Africanized Bees are also known as Africanized Honey Bees as they are a honey producing bee. Africanized Bees are also known as ‘Killer Bees‘ and are hybrids of the African Honey Bee and various European Honey Bees. The Africanized Bee in the western hemisphere descended from 26 Tanzanian queen bees (A. m. scutellata) accidentally released by a replacement bee keeper in 1957.
The release happened near Rio Claro, São Paulo State in the south of Brazil from hives operated by biologist Warwick E. Kerr, who had interbred honey bees from Europe and southern Africa.
Hives containing these particular bees were observed as being different and were noted to be particularly more defensive than other honey bees. The hives from which the bees were released had special excluder grates which were in place to prevent the larger queen bees from getting out but to allow the drones free access to mate with the queen.
Unfortunately on accidental release, the African queens eventually mated with local drones, and their descendants have since spread throughout the Americas.
Africanized Bees have become the preferred type of bee for bee keeping as their honey produce is higher than that of normal honey bees. However, Africanized Bees are less desirable for domestic bee keeping because of their aggressive behaviour.
Compared to European Bees, the Africanized Bee has different and more aggressive behavioural traits:
The Africanized Bee tends to swarm more frequently.
The Africanized Bee is more likely to migrate as part of a seasonal response to lowered food supplies.
The Africanized Bee is more likely to ‘abscond’ – the entire colony leaves the hive and relocates – in response to repeated intrusions by the beekeeper.
The Africanized Bee has greater defensiveness when in a resting swarm.
The Africanized Bee lives more often in ground cavities than the European Bees.
The Africanized Bee guards the hive aggressively, with a larger alarm zone around the hive.
The Africanized Bee has a higher proportion of ‘guard’ bees within the hive.
The Africanized Bee deploys in greater numbers for defence and pursues perceived threats over much longer distances from the hive.
The Africanized Bee cannot survive extended periods of forage deprivation, preventing intrusion into areas with harsh winters or extremely dry late summers.
As of 2002, Africanized Bees had spread from Brazil to south and central America. In 2005, the bees had spread further through the border of Texas and into Southwest Arkansas. By 2007, it was reported that the Africanized Bees had established themselves in the New Orleans area. During their expansion, the bees were known to have traveled almost two kilometres (around one mile) per day.
In warmer climates, The Africanized Bees are high competition for the European Bees.
As honey productivity of the Africanized bees far exceeds the productivity of the native stingless bees, economic pressures force beekeepers to change to keeping Africanized Bees instead of European Bees..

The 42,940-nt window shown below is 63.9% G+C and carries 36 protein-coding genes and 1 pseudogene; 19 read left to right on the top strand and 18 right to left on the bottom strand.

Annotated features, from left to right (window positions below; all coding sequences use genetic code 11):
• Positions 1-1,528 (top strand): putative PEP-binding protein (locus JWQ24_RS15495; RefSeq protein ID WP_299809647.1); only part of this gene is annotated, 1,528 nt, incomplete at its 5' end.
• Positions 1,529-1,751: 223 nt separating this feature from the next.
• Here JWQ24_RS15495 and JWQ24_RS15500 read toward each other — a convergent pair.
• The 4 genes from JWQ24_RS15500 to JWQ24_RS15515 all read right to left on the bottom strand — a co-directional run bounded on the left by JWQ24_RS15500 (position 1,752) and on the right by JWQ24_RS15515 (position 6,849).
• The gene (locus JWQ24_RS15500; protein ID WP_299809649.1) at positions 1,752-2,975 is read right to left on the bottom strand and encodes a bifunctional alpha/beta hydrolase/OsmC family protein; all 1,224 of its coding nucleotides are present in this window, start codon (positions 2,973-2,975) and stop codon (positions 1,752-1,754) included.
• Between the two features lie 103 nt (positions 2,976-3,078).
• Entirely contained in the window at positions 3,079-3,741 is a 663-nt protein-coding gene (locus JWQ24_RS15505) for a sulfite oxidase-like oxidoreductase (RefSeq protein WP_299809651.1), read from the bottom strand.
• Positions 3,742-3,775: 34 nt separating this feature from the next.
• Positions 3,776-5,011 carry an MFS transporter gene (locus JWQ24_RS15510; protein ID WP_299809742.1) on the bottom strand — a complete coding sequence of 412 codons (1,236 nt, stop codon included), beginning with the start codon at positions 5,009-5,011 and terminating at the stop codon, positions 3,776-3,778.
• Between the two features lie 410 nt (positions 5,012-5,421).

Africanized honey bees have generally been considered as an invasive species in many regions. Recent evidence suggests that Africanized honey bees may be able to endure cold winters. They have been seen as far as Kansas City, Missouri, though they are more commonly found further to the south.
Attacks From Africanized Bees
Africanized bees are characterized by greater defensiveness in established hives than European honey bees. They are more likely to attack a perceived threat and, when they do so, attack relentlessly in larger numbers. This aggressively protective behaviour has been termed by scientists as hyper-defensive behaviour. This defensiveness has earned them the nickname ‘killer bees’, the aptness of which is debated. Over the decades, several deaths in the Americas have been attributed to Africanized bees.
Africanized Bee Venom
The venom of an Africanized bee is no more potent than that of a normal honey bee, but since the former subspecies tends to sting in greater numbers, the number of deaths from them are greater than any other subspecies. However, allergic reaction to bee venom from any bee can kill a person and it is difficult to estimate how many more people have died due to the presence of Africanized bees.
Gentle Africanized Bees
Not all Africanized hives are defensive. Some are quite gentle, which gives a beginning point for beekeepers to breed a gentler stock. This has been done in Brazil, where bee incidents are much less common than they were during the first wave of the Africanized bees’ colonization. Now that the Africanized bee has been ‘re-domesticated’, it is considered the bee of choice for beekeeping in Brazil. It is better adapted to the tropics and so is healthier and more industrious than European bees.